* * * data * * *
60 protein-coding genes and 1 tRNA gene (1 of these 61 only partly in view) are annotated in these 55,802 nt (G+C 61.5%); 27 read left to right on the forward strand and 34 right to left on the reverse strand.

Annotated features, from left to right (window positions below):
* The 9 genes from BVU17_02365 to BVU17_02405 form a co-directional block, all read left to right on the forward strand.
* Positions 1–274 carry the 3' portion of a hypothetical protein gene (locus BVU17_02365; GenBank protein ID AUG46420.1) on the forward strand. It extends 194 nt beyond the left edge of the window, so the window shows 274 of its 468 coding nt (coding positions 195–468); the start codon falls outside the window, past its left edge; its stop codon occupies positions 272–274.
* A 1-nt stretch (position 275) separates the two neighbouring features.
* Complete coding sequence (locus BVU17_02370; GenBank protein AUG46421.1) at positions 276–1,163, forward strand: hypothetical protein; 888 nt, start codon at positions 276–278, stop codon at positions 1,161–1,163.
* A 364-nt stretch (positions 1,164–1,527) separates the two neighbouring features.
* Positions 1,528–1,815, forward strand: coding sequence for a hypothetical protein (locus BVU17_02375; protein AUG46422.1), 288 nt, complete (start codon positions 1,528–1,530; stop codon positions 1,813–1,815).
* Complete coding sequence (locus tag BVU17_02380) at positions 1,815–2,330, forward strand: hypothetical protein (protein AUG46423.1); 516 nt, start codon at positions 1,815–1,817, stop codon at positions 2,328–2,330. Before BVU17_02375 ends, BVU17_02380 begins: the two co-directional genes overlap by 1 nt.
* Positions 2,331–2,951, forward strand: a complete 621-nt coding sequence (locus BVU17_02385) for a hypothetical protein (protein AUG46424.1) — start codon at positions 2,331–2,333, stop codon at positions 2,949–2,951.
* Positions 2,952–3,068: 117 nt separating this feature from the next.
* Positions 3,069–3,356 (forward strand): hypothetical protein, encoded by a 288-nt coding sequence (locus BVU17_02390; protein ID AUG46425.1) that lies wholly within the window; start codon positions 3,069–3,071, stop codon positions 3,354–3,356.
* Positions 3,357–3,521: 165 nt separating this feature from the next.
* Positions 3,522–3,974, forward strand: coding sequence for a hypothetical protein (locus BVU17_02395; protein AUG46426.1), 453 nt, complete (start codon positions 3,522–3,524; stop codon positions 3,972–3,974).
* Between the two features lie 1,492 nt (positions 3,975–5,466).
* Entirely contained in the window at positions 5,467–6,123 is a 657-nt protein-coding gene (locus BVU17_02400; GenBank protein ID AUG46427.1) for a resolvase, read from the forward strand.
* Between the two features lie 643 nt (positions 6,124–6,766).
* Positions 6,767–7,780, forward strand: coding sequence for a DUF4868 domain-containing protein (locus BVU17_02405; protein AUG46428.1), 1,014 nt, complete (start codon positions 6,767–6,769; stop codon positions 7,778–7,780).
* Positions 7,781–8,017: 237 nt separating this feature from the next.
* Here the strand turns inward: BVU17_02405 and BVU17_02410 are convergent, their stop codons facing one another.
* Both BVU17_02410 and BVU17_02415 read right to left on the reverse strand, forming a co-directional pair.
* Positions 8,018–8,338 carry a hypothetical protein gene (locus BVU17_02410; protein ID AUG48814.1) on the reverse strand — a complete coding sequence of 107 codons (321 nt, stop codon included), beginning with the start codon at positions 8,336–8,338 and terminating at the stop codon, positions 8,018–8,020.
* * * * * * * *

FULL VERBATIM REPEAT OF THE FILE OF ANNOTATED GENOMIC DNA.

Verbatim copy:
60 protein-coding genes and 1 tRNA gene (1 of these 61 only partly in view) are annotated in these 55,802 nt (G+C 61.5%); 27 read left to right on the forward strand and 34 right to left on the reverse strand.

Annotated features, from left to right (window positions below):
* The 9 genes from BVU17_02365 to BVU17_02405 form a co-directional block, all read left to right on the forward strand.
* Positions 1–274 carry the 3' portion of a hypothetical protein gene (locus BVU17_02365; GenBank protein ID AUG46420.1) on the forward strand. It extends 194 nt beyond the left edge of the window, so the window shows 274 of its 468 coding nt (coding positions 195–468); the start codon falls outside the window, past its left edge; its stop codon occupies positions 272–274.
* A 1-nt stretch (position 275) separates the two neighbouring features.
* Complete coding sequence (locus BVU17_02370; GenBank protein AUG46421.1) at positions 276–1,163, forward strand: hypothetical protein; 888 nt, start codon at positions 276–278, stop codon at positions 1,161–1,163.
* A 364-nt stretch (positions 1,164–1,527) separates the two neighbouring features.
* Positions 1,528–1,815, forward strand: coding sequence for a hypothetical protein (locus BVU17_02375; protein AUG46422.1), 288 nt, complete (start codon positions 1,528–1,530; stop codon positions 1,813–1,815).
* Complete coding sequence (locus tag BVU17_02380) at positions 1,815–2,330, forward strand: hypothetical protein (protein AUG46423.1); 516 nt, start codon at positions 1,815–1,817, stop codon at positions 2,328–2,330. Before BVU17_02375 ends, BVU17_02380 begins: the two co-directional genes overlap by 1 nt.
* Positions 2,331–2,951, forward strand: a complete 621-nt coding sequence (locus BVU17_02385) for a hypothetical protein (protein AUG46424.1) — start codon at positions 2,331–2,333, stop codon at positions 2,949–2,951.
* Positions 2,952–3,068: 117 nt separating this feature from the next.
* Positions 3,069–3,356 (forward strand): hypothetical protein, encoded by a 288-nt coding sequence (locus BVU17_02390; protein ID AUG46425.1) that lies wholly within the window; start codon positions 3,069–3,071, stop codon positions 3,354–3,356.
* Positions 3,357–3,521: 165 nt separating this feature from the next.
* Positions 3,522–3,974, forward strand: coding sequence for a hypothetical protein (locus BVU17_02395; protein AUG46426.1), 453 nt, complete (start codon positions 3,522–3,524; stop codon positions 3,972–3,974).
* Between the two features lie 1,492 nt (positions 3,975–5,466).
* Entirely contained in the window at positions 5,467–6,123 is a 657-nt protein-coding gene (locus BVU17_02400; GenBank protein ID AUG46427.1) for a resolvase, read from the forward strand.
* Between the two features lie 643 nt (positions 6,124–6,766).
* Positions 6,767–7,780, forward strand: coding sequence for a DUF4868 domain-containing protein (locus BVU17_02405; protein AUG46428.1), 1,014 nt, complete (start codon positions 6,767–6,769; stop codon positions 7,778–7,780).
* Positions 7,781–8,017: 237 nt separating this feature from the next.
* Here the strand turns inward: BVU17_02405 and BVU17_02410 are convergent, their stop codons facing one another.
* Both BVU17_02410 and BVU17_02415 read right to left on the reverse strand, forming a co-directional pair.
* Positions 8,018–8,338 carry a hypothetical protein gene (locus BVU17_02410; protein ID AUG48814.1) on the reverse strand — a complete coding sequence of 107 codons (321 nt, stop codon included), beginning with the start codon at positions 8,336–8,338 and terminating at the stop codon, positions 8,018–8,020.